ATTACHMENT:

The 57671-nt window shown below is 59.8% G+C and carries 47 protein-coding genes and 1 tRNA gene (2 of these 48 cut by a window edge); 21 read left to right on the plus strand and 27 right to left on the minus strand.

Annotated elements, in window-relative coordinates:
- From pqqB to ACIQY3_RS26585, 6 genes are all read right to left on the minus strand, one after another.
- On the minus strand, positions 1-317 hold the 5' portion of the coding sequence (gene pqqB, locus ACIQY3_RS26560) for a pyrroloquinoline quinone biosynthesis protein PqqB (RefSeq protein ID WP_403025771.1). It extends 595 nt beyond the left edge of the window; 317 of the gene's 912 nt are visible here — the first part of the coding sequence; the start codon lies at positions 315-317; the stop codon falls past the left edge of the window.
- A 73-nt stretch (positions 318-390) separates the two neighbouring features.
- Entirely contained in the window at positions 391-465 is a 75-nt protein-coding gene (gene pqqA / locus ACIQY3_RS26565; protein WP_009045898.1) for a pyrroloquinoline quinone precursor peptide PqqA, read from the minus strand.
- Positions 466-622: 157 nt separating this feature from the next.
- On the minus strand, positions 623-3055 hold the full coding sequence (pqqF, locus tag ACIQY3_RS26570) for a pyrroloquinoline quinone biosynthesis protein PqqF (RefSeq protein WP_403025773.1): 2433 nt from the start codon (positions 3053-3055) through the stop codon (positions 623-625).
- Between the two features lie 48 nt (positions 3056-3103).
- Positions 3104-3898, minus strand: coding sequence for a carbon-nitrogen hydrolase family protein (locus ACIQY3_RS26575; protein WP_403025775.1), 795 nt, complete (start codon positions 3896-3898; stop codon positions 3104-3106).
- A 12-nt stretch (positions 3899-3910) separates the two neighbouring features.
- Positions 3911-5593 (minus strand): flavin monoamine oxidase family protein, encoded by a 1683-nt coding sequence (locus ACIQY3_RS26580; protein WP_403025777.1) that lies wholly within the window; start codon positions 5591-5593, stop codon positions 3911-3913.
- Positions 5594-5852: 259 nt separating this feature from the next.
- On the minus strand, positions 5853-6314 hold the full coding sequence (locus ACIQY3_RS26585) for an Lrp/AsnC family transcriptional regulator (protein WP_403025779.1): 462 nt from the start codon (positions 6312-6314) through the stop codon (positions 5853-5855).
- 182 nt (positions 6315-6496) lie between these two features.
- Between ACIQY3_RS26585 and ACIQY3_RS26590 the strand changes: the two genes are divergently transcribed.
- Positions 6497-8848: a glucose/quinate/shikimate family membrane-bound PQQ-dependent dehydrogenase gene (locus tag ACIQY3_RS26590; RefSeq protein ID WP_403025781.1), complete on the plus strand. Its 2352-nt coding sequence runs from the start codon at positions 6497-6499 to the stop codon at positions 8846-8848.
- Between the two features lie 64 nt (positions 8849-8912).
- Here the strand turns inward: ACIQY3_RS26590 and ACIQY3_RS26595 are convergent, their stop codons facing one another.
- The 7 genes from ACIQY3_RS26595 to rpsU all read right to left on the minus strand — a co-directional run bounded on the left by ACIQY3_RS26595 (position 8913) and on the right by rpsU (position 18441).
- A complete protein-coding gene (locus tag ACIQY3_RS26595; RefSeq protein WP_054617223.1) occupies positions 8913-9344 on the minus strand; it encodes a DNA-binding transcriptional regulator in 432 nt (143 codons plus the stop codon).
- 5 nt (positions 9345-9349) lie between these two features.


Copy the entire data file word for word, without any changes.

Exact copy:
The 57671-nt window shown below is 59.8% G+C and carries 47 protein-coding genes and 1 tRNA gene (2 of these 48 cut by a window edge); 21 read left to right on the plus strand and 27 right to left on the minus strand.

Annotated elements, in window-relative coordinates:
- From pqqB to ACIQY3_RS26585, 6 genes are all read right to left on the minus strand, one after another.
- On the minus strand, positions 1-317 hold the 5' portion of the coding sequence (gene pqqB, locus ACIQY3_RS26560) for a pyrroloquinoline quinone biosynthesis protein PqqB (RefSeq protein ID WP_403025771.1). It extends 595 nt beyond the left edge of the window; 317 of the gene's 912 nt are visible here — the first part of the coding sequence; the start codon lies at positions 315-317; the stop codon falls past the left edge of the window.
- A 73-nt stretch (positions 318-390) separates the two neighbouring features.
- Entirely contained in the window at positions 391-465 is a 75-nt protein-coding gene (gene pqqA / locus ACIQY3_RS26565; protein WP_009045898.1) for a pyrroloquinoline quinone precursor peptide PqqA, read from the minus strand.
- Positions 466-622: 157 nt separating this feature from the next.
- On the minus strand, positions 623-3055 hold the full coding sequence (pqqF, locus tag ACIQY3_RS26570) for a pyrroloquinoline quinone biosynthesis protein PqqF (RefSeq protein WP_403025773.1): 2433 nt from the start codon (positions 3053-3055) through the stop codon (positions 623-625).
- Between the two features lie 48 nt (positions 3056-3103).
- Positions 3104-3898, minus strand: coding sequence for a carbon-nitrogen hydrolase family protein (locus ACIQY3_RS26575; protein WP_403025775.1), 795 nt, complete (start codon positions 3896-3898; stop codon positions 3104-3106).
- A 12-nt stretch (positions 3899-3910) separates the two neighbouring features.
- Positions 3911-5593 (minus strand): flavin monoamine oxidase family protein, encoded by a 1683-nt coding sequence (locus ACIQY3_RS26580; protein WP_403025777.1) that lies wholly within the window; start codon positions 5591-5593, stop codon positions 3911-3913.
- Positions 5594-5852: 259 nt separating this feature from the next.
- On the minus strand, positions 5853-6314 hold the full coding sequence (locus ACIQY3_RS26585) for an Lrp/AsnC family transcriptional regulator (protein WP_403025779.1): 462 nt from the start codon (positions 6312-6314) through the stop codon (positions 5853-5855).
- 182 nt (positions 6315-6496) lie between these two features.
- Between ACIQY3_RS26585 and ACIQY3_RS26590 the strand changes: the two genes are divergently transcribed.
- Positions 6497-8848: a glucose/quinate/shikimate family membrane-bound PQQ-dependent dehydrogenase gene (locus tag ACIQY3_RS26590; RefSeq protein ID WP_403025781.1), complete on the plus strand. Its 2352-nt coding sequence runs from the start codon at positions 6497-6499 to the stop codon at positions 8846-8848.
- Between the two features lie 64 nt (positions 8849-8912).
- Here the strand turns inward: ACIQY3_RS26590 and ACIQY3_RS26595 are convergent, their stop codons facing one another.
- The 7 genes from ACIQY3_RS26595 to rpsU all read right to left on the minus strand — a co-directional run bounded on the left by ACIQY3_RS26595 (position 8913) and on the right by rpsU (position 18441).
- A complete protein-coding gene (locus tag ACIQY3_RS26595; RefSeq protein WP_054617223.1) occupies positions 8913-9344 on the minus strand; it encodes a DNA-binding transcriptional regulator in 432 nt (143 codons plus the stop codon).
- 5 nt (positions 9345-9349) lie between these two features.